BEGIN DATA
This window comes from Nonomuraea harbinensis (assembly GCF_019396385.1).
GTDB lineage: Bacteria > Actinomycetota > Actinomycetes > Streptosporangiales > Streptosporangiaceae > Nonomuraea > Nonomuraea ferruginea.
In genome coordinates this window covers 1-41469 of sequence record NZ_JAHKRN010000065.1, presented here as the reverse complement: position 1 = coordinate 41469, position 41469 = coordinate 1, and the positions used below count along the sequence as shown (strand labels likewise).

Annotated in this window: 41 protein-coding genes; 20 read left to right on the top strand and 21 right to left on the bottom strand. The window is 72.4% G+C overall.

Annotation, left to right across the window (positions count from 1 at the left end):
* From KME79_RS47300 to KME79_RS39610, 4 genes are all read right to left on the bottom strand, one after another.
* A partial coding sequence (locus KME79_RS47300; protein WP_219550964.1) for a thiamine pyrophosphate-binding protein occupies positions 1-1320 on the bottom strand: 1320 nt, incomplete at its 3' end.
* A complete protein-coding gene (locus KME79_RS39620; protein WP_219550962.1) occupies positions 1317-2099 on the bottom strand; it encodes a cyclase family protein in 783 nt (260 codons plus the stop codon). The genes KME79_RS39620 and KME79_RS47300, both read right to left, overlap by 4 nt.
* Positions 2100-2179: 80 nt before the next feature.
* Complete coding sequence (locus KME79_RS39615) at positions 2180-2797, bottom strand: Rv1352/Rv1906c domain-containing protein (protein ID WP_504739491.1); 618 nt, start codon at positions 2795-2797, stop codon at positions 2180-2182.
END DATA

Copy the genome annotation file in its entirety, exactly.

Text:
This window comes from Nonomuraea harbinensis (assembly GCF_019396385.1).
GTDB lineage: Bacteria > Actinomycetota > Actinomycetes > Streptosporangiales > Streptosporangiaceae > Nonomuraea > Nonomuraea ferruginea.
In genome coordinates this window covers 1-41469 of sequence record NZ_JAHKRN010000065.1, presented here as the reverse complement: position 1 = coordinate 41469, position 41469 = coordinate 1, and the positions used below count along the sequence as shown (strand labels likewise).

Annotated in this window: 41 protein-coding genes; 20 read left to right on the top strand and 21 right to left on the bottom strand. The window is 72.4% G+C overall.

Annotation, left to right across the window (positions count from 1 at the left end):
* From KME79_RS47300 to KME79_RS39610, 4 genes are all read right to left on the bottom strand, one after another.
* A partial coding sequence (locus KME79_RS47300; protein WP_219550964.1) for a thiamine pyrophosphate-binding protein occupies positions 1-1320 on the bottom strand: 1320 nt, incomplete at its 3' end.
* A complete protein-coding gene (locus KME79_RS39620; protein WP_219550962.1) occupies positions 1317-2099 on the bottom strand; it encodes a cyclase family protein in 783 nt (260 codons plus the stop codon). The genes KME79_RS39620 and KME79_RS47300, both read right to left, overlap by 4 nt.
* Positions 2100-2179: 80 nt before the next feature.
* Complete coding sequence (locus KME79_RS39615) at positions 2180-2797, bottom strand: Rv1352/Rv1906c domain-containing protein (protein ID WP_504739491.1); 618 nt, start codon at positions 2795-2797, stop codon at positions 2180-2182.